Friday, May 27, 2011

A Cry for Help

Emmett: 2 weeks old. Photo by GingerSnaps Photography

When a baby cries, your heart may break a little. Your own eyes might fill with a few tears.

When a baby is still crying after you have met all its needs, you may grow frustrated. You might cry a little yourself. The sound might grate on your nerves and cause a headache.

Yesterday afternoon, I was trying to get some work done while Emmett napped. Needless to say, he didn’t really nap. We experienced a couple of those frustrating hours in which I tapped at the computer, then ran upstairs, laid Emmett back down with his blanket, then ran downstairs to do a little more work, then ran upstairs, changed Emmett, ran downstairs, typed again for 15 minutes while his whiny cry tensed all my muscles, then ran upstairs, gave him water, gave him Tylenol (he’s teething) and so on. By the time I had given up on any sort of efficient work and was making supper, he had finally fallen asleep.

While I peeled potatoes, I heard Emmett wake up and whine again. I griped and complained to myself, trying to chop up my frustration while I cut up the potatoes and violently threw them in the pot.

Then this thought hit me, right in the centre of my mind:

“To God, sometimes my cry sounds like a baby’s cry.”

When I then heard my baby’s cry drift down to the kitchen from up the stairs—his innocent, small, simple cry for help—I tried listening to it from the perspective of God listening to us when we cry.

As children of God, sometimes we resemble our own children:

·         Babies are beautiful—especially to their parents. We delight in recognizing our features in them.
o   We are beautiful to God. After all, every human being was created in His image.

·         Even when babies disobey or scream and cry about things that seem so ridiculous or insignificant to us, we love them anyway. We can’t help but love them.
o   Even when we cry and complain or do things that God would rather we not do, He never stops loving us. Never, ever.

·         Babies cry when they need something.
o   We cry (or complain or grumble or think accordingly) when we need something, too.

·         When Emmett called out to me, I came to him.
o   When we call out for help, God hears us, too. When we draw near to Him, He draws near to us.

·         Mothers know their babies’ needs better than their babies do.
o   God knows our needs better than we do.

·         Babies get what they need from their parents: clothes, food, shelter, love. For babies to get what they need themselves would in some cases be difficult and in other cases would be completely impossible.
o   We get what we need from God. In some cases, doing it ourselves is really difficult, and in other cases, doing it ourselves would be completely impossible.

·         Babies’ needs, to them, are really hard to attain, but to parents, are really easy to meet. It’s easy to nurse or feed a baby a bottle, give them a blanket or soother, change their diaper, pick them up and comfort them when they are crying.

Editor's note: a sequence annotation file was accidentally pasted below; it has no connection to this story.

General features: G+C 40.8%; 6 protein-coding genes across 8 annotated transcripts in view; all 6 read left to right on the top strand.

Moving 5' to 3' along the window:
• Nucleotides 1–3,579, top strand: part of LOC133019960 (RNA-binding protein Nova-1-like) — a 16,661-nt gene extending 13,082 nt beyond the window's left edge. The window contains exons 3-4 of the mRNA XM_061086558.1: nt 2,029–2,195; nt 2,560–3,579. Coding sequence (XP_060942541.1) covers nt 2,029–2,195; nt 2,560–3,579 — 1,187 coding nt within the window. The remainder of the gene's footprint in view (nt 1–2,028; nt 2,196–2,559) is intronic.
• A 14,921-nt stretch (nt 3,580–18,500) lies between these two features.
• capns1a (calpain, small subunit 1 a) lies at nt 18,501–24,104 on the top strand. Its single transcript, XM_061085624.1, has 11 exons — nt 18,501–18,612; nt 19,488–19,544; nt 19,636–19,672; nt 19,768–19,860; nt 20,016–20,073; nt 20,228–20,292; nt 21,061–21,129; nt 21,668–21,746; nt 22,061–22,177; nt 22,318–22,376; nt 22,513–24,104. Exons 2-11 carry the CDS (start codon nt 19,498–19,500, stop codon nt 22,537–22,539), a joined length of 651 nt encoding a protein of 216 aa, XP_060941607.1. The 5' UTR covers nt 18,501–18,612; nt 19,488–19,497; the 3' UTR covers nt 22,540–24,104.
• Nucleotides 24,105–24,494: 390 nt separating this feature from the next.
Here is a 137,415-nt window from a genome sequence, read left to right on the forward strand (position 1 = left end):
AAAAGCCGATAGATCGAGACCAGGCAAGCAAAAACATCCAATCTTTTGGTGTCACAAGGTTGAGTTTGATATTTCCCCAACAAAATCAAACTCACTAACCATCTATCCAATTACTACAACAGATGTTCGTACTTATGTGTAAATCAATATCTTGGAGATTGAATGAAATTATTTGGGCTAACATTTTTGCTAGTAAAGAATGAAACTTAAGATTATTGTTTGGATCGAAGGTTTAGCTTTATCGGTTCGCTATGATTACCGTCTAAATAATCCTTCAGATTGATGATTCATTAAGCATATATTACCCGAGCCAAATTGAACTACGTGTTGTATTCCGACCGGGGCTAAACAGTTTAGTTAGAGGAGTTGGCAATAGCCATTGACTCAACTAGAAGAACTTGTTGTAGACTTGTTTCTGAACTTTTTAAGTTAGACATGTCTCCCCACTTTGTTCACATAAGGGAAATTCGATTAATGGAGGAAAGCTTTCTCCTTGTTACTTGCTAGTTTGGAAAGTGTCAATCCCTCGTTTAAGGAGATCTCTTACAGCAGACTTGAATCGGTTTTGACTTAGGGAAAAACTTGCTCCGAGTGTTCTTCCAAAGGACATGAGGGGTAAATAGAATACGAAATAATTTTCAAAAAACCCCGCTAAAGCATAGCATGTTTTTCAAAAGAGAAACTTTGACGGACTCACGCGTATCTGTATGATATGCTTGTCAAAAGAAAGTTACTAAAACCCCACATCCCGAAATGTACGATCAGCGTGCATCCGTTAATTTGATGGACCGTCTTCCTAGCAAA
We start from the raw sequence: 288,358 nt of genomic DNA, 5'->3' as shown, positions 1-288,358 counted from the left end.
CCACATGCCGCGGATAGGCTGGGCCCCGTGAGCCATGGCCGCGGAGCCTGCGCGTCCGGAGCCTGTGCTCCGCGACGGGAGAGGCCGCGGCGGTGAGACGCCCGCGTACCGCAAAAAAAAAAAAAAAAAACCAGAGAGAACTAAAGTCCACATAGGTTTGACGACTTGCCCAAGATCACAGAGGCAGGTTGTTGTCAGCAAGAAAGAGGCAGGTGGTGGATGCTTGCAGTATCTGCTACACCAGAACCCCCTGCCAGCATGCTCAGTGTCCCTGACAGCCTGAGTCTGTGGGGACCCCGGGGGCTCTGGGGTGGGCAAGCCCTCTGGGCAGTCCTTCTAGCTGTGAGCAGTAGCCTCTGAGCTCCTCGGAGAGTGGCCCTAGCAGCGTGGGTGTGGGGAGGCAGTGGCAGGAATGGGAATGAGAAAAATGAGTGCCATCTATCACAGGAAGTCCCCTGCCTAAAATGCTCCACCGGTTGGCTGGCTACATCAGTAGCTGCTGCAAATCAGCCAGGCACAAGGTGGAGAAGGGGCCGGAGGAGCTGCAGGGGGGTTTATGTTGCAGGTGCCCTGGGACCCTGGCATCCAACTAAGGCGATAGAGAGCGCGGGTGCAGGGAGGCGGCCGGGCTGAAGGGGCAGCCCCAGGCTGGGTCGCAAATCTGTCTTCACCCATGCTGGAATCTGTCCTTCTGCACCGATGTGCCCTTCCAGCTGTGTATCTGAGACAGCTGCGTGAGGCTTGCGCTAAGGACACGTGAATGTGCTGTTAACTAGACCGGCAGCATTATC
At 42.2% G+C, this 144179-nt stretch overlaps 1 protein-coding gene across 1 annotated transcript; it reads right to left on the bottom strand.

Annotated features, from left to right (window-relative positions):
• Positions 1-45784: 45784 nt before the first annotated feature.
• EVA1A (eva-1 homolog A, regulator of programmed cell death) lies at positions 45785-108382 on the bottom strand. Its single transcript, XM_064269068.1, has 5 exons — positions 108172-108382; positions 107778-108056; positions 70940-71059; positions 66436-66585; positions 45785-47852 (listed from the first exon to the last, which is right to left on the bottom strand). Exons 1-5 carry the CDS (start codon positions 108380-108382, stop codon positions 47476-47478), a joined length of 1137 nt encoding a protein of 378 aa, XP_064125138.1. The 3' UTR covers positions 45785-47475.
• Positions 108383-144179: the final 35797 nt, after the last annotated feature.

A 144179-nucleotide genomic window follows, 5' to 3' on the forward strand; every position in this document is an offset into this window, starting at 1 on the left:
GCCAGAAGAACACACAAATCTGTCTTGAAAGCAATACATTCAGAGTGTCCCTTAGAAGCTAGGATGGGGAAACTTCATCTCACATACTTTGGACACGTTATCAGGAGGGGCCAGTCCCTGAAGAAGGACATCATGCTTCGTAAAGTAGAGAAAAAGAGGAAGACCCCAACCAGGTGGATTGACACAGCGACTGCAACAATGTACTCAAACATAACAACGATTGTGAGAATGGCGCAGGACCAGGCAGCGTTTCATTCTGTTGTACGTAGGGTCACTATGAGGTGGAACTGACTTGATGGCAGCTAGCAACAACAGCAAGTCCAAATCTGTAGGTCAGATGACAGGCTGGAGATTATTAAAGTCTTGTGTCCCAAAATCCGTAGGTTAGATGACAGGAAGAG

o   Our needs sometimes seem impossible to meet to us, but to God, meeting all of our needs (even the needs we don’t realize we have) is incredibly simple.

·         Even when we know that a baby doesn’t need anything specific, we still go to the child to offer it love and affection.
o   God constantly covers us with His love and is always in a position to gladly bless us.

·         In Emmett’s case, as he is teething, I did everything I could to alleviate his discomfort. However, I also recognized that he needs to go through the teething process because it’s part of his development. He can’t eat what he needs to eat as he grows without those teeth. So I helped him to deal with it.
o   There are also times and seasons that we need to endure so we can grow and develop as people. While God is always there to help us out (His burden is light), we still have to go up certain steps so that we can get to the next place that God has intended for us to go.

This thought made me realize that maybe in some areas of my life, I should grow up a little. I mean, I shouldn’t lend worry a hand by fretting. I shouldn’t lend negativity a hand by grumbling and complaining about my problems. Shouldn’t I know by now that God is a loving parent, Who meets all of our needs according to His riches (and goodness gracious, is He ever RICH!)

Even so, it’s nice to know that God hears me when I call.

Before I finish, I must mention one large difference between us as adults or parents and God as our Father: while at times we can get frustrated by a baby’s incessant screams, and our patience becomes paper-thin until it threatens to shred away, God is always patient. He never gets frustrated.

Even though yesterday afternoon was frustrating, I was glad to enter the evening with a nice piece of insight about the way God considers us and the way we ought to try to be. There is something comforting about knowing that God tenderly cares for us even as parents care for their little children.


  1. I loved the analogy about teething. I was sharing it with my parents this weekend!